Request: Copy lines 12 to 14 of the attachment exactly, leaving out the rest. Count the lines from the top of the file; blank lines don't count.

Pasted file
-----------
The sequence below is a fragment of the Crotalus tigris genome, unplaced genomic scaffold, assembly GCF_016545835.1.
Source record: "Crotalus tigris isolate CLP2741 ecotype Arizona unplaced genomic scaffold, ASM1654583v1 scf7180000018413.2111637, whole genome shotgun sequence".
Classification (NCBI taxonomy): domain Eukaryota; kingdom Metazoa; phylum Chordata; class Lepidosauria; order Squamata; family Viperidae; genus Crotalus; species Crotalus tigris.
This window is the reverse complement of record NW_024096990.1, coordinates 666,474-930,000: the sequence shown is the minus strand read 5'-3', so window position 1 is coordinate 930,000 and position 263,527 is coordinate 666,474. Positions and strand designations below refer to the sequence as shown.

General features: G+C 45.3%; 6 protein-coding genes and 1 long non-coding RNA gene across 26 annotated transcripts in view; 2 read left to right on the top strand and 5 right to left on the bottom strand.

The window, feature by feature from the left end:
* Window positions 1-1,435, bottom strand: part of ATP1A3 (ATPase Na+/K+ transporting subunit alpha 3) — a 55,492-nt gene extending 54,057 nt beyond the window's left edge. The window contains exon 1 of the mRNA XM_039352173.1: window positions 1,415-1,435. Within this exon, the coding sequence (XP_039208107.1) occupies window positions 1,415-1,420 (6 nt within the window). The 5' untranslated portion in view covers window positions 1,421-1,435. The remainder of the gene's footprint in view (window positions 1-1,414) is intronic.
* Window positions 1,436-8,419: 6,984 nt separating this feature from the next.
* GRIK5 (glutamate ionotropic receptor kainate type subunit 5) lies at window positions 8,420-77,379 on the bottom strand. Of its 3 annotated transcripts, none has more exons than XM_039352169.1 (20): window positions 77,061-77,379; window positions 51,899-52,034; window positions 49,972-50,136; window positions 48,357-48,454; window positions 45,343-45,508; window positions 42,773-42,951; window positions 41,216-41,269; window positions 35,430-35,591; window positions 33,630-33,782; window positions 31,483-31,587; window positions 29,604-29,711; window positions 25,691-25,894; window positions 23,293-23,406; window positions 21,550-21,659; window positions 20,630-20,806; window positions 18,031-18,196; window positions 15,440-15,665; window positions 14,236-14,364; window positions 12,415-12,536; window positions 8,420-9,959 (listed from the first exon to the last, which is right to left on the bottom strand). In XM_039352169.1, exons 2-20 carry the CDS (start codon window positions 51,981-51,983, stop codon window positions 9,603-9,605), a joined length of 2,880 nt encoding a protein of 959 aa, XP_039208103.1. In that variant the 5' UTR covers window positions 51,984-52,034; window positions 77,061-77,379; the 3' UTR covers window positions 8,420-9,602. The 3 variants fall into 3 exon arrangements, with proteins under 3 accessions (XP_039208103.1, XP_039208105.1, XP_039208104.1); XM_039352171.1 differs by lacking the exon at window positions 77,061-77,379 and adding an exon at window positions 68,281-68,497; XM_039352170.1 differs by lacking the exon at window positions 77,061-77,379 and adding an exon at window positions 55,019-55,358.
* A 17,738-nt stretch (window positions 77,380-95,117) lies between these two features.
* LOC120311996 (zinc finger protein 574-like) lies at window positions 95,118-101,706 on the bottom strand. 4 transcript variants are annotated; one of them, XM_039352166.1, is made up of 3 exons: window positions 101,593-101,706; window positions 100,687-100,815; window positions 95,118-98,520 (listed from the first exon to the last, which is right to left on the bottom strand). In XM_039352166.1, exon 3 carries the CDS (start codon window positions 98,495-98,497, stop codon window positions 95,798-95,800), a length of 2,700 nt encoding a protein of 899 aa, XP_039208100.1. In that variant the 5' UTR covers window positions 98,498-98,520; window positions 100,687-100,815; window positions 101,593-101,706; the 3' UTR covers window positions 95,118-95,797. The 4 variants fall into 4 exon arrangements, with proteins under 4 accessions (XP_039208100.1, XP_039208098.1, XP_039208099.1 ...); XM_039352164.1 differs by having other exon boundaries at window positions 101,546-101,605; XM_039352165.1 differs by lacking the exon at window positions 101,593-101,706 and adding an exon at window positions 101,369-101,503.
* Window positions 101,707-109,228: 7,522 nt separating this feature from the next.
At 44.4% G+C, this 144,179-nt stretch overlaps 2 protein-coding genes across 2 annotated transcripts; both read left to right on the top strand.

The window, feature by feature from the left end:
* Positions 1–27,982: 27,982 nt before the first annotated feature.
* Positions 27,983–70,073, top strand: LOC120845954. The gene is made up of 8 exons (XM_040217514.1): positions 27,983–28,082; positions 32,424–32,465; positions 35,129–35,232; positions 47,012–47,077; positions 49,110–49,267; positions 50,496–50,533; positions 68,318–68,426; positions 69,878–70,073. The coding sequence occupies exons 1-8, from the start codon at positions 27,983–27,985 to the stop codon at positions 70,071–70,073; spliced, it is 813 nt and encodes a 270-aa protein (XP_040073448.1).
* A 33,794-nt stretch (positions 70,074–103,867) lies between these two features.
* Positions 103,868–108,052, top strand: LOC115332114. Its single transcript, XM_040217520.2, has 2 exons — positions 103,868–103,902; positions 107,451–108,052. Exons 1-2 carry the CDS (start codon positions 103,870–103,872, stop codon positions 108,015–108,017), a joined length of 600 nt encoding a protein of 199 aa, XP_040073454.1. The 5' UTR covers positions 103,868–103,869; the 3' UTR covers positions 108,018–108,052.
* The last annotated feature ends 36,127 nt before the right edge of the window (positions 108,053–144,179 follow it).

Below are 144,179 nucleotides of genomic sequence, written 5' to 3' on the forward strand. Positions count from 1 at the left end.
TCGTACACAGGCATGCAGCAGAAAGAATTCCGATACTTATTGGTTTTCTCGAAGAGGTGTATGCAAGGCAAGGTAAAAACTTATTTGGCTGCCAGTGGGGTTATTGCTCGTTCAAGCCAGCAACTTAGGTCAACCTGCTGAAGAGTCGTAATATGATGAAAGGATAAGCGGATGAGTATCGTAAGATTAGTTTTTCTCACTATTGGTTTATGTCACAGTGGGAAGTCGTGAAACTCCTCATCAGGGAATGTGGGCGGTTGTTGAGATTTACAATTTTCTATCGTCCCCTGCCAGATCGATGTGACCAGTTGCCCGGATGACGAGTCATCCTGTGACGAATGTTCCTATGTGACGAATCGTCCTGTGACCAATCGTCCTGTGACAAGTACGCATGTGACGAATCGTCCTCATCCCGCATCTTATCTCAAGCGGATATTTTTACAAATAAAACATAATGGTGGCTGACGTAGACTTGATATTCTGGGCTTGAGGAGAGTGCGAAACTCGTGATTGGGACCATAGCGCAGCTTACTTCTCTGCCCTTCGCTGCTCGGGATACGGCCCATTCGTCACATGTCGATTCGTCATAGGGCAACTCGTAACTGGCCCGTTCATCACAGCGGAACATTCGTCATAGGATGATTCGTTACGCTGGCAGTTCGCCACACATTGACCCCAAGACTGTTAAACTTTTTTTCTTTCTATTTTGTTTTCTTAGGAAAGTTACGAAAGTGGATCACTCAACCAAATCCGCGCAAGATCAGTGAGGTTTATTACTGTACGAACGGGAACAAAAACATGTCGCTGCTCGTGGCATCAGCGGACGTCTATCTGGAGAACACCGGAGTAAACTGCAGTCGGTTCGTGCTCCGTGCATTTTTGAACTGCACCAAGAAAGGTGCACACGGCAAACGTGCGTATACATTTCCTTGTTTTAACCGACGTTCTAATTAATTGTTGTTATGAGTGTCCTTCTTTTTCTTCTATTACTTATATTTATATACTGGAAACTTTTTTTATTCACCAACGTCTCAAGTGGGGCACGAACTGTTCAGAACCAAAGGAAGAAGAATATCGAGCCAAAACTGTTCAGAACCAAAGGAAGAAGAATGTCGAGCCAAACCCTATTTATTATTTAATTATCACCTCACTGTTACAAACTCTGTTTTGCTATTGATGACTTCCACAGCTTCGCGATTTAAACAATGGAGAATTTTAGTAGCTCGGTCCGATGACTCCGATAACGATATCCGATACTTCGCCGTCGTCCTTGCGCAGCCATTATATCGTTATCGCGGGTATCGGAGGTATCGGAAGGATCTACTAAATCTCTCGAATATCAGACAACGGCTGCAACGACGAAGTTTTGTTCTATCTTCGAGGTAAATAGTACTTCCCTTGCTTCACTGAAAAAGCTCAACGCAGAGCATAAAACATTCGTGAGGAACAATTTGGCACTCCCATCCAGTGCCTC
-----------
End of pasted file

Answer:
* Window positions 101,707-109,228: 7,522 nt separating this feature from the next.
At 44.4% G+C, this 144,179-nt stretch overlaps 2 protein-coding genes across 2 annotated transcripts; both read left to right on the top strand.

The window, feature by feature from the left end: